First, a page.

I've been reading what some of our probationer teachers have to say as they practice their craft. My heart goes out to them - I remember what it was like!

Tonight Karen is talking about that 'Sunday Night' feeling, so familiar to all of us who have stood (or still stand) infront of a class of pupils. The great thing about writing it in a blog is that maybe readers can help you through difficult times, or maybe just share a funny story to lighten the mood. If I were a blogging probationer, I'd love to know that others thought the same as I did!

I can't believe I'm passing on a printing tip!

Printing is, as you probably already know, the bane of my life. If however you have a regular USB printer and an Apple Airport Extreme base station, then it turns out you could save a lot of money and not buy networked printers. Thanks to Susan for this top tip!

I've still not reached 118


With just a few weeks left now until SETT, I don't think I'm going to make it.

After the last scotedublogs meetup we had at eLive, I set myself a wee challenge - to convince 118 people in education to start a blog. Why 118? Well, there are 118 days inbetween the last meetup and the next one 'teachmeet06'

I started out really slowly, and then largely forgot about it over the holiday period, but came back to it recently. I had a couple of tricks up my sleeve that would net me quite a few in my counter, as I knew before the school holidays that out Mentors and our Probationers would all be set up with blogs, but this would still leave me short of my target.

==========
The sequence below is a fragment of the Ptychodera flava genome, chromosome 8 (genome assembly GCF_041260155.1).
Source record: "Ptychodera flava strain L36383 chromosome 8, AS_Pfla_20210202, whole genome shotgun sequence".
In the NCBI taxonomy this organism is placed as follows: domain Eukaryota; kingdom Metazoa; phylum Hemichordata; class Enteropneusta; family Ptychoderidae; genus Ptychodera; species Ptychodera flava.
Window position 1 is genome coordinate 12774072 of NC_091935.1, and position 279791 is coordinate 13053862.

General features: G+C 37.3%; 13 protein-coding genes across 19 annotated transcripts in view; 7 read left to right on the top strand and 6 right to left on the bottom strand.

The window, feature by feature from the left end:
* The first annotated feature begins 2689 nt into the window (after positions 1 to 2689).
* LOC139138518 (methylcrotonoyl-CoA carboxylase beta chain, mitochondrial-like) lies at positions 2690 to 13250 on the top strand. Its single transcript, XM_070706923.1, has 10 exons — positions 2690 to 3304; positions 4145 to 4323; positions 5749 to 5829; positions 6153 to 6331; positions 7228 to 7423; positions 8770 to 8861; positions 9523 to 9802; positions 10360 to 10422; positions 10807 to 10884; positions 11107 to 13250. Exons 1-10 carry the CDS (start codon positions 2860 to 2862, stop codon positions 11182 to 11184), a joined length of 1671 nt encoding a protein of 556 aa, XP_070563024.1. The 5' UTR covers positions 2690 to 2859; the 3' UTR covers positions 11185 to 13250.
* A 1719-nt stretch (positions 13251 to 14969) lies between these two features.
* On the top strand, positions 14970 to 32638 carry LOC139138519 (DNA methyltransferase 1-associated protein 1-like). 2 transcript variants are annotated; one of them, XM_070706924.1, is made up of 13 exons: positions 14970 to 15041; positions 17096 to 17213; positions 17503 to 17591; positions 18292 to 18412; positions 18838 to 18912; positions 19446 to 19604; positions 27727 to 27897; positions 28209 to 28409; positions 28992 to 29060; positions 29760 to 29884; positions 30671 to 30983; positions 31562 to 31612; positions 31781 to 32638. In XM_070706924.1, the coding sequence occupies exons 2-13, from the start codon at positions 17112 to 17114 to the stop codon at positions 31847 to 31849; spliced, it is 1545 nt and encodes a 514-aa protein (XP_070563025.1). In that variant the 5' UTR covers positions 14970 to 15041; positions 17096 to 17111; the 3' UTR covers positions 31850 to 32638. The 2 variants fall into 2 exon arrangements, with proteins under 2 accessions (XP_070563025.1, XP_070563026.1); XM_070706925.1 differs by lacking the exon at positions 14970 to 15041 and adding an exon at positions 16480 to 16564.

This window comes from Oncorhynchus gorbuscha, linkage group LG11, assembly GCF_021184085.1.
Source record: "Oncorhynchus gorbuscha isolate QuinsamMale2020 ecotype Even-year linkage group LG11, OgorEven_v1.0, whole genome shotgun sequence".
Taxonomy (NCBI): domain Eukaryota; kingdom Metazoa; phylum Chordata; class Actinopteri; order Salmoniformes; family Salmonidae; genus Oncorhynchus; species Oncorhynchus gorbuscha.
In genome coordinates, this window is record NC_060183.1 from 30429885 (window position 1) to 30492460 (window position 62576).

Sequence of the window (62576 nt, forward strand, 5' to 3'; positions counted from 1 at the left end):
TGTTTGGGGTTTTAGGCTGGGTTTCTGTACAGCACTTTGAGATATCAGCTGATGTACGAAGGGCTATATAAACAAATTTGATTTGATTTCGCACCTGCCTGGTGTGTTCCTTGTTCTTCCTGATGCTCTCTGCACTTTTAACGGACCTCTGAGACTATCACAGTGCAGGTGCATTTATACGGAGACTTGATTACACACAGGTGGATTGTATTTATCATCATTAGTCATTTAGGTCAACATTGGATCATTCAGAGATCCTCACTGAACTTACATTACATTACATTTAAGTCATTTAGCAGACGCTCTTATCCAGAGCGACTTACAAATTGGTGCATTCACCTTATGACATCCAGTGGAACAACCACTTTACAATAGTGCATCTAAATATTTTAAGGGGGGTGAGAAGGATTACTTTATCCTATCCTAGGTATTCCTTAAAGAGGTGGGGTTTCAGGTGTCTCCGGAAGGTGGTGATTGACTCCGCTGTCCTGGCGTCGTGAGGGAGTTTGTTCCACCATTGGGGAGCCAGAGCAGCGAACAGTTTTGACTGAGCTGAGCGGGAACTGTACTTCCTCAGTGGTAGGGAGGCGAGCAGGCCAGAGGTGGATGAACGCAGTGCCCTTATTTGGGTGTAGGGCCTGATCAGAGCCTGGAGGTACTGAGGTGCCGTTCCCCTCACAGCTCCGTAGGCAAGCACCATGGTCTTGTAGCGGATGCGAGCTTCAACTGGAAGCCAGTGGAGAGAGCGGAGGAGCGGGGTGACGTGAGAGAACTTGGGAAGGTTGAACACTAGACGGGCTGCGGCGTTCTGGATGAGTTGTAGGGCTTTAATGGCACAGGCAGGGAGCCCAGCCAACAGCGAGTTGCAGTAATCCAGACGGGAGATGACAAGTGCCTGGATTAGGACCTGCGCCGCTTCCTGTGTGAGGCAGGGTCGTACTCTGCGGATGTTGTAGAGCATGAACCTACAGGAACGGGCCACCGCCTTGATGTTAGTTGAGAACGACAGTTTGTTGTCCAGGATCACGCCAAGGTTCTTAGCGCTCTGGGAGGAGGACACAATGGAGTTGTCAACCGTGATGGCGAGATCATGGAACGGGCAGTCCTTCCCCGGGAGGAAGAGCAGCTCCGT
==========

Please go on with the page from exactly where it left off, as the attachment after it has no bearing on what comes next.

As it stands today, I have still to convince 35 people. To some of you, that may not be many at all, but I don't think I'm going to make it. I'll keep trying though.

This has got me thinking about why I was doing it. It was just for fun, but there is a serious side to it. I am completely convinced of the merits of people in education keeping blogs. I've said this before, but if I could convince everyone that does the same job as me in Scotland to keep a blog, and then I subscribed to it, then I would be much better at my job. Why? Because I would have access to all of their research and findings, which would undoubtedly make me better at what I do.

It's not about achieveing a tally though. many of the people on the list have given up their blog, or post rarely. Most of the probationers are yet to make use of their blogs. So there is little point in acheiveing a number, unless they find it a worthwhile process.

There is some good news in all of this. Our Glow mentors are beginning to see the benefits of sharing their activities online. Some of our QIO (Quality Improvement Officers) have begun to see the benefits of using blogging. Matthew Boyle in particular was so taken with it as a communication tool, that he wanted all of our probationers to keep a blog over the coming session. Many of them will need support in this, and I'm sure many may not be interested in doing so (at the moment, but I am merciless in my campaigning! :-)) - what a brilliant tool for reflection though - imagine sharing how a lesson went with friends a colleagues at a time and place of their choosing - wouldn't it be great if the kids themselves would comment and give you their thoughts on how it went? What would they suggest to improve a lesson?

Redmond finally get it

It makes me feel warm and fuzzy inside when Microsoft realise the best way to communicate an idea is by using Flash. Altogether now, 'Ahh...!'